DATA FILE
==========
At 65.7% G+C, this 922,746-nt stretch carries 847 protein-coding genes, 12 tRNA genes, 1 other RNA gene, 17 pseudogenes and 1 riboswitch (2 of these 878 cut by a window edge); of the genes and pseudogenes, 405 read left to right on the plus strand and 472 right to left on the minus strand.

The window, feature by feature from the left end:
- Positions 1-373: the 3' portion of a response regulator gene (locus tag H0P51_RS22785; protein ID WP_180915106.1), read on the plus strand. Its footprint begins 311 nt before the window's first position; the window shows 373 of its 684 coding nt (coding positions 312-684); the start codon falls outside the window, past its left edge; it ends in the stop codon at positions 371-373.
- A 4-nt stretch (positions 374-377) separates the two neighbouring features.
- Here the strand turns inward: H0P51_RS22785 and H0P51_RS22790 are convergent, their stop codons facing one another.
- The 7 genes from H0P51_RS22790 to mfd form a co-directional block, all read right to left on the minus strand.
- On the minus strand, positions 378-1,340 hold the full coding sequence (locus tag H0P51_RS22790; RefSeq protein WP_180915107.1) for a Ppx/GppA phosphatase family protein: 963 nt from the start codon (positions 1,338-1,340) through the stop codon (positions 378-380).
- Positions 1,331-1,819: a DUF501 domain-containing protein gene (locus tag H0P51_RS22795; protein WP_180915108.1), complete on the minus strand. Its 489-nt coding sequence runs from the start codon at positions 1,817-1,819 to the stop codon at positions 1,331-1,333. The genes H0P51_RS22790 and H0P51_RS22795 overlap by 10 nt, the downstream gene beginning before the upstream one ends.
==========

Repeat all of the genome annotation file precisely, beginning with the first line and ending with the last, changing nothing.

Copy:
At 65.7% G+C, this 922,746-nt stretch carries 847 protein-coding genes, 12 tRNA genes, 1 other RNA gene, 17 pseudogenes and 1 riboswitch (2 of these 878 cut by a window edge); of the genes and pseudogenes, 405 read left to right on the plus strand and 472 right to left on the minus strand.

The window, feature by feature from the left end:
- Positions 1-373: the 3' portion of a response regulator gene (locus tag H0P51_RS22785; protein ID WP_180915106.1), read on the plus strand. Its footprint begins 311 nt before the window's first position; the window shows 373 of its 684 coding nt (coding positions 312-684); the start codon falls outside the window, past its left edge; it ends in the stop codon at positions 371-373.
- A 4-nt stretch (positions 374-377) separates the two neighbouring features.
- Here the strand turns inward: H0P51_RS22785 and H0P51_RS22790 are convergent, their stop codons facing one another.
- The 7 genes from H0P51_RS22790 to mfd form a co-directional block, all read right to left on the minus strand.
- On the minus strand, positions 378-1,340 hold the full coding sequence (locus tag H0P51_RS22790; RefSeq protein WP_180915107.1) for a Ppx/GppA phosphatase family protein: 963 nt from the start codon (positions 1,338-1,340) through the stop codon (positions 378-380).
- Positions 1,331-1,819: a DUF501 domain-containing protein gene (locus tag H0P51_RS22795; protein WP_180915108.1), complete on the minus strand. Its 489-nt coding sequence runs from the start codon at positions 1,817-1,819 to the stop codon at positions 1,331-1,333. The genes H0P51_RS22790 and H0P51_RS22795 overlap by 10 nt, the downstream gene beginning before the upstream one ends.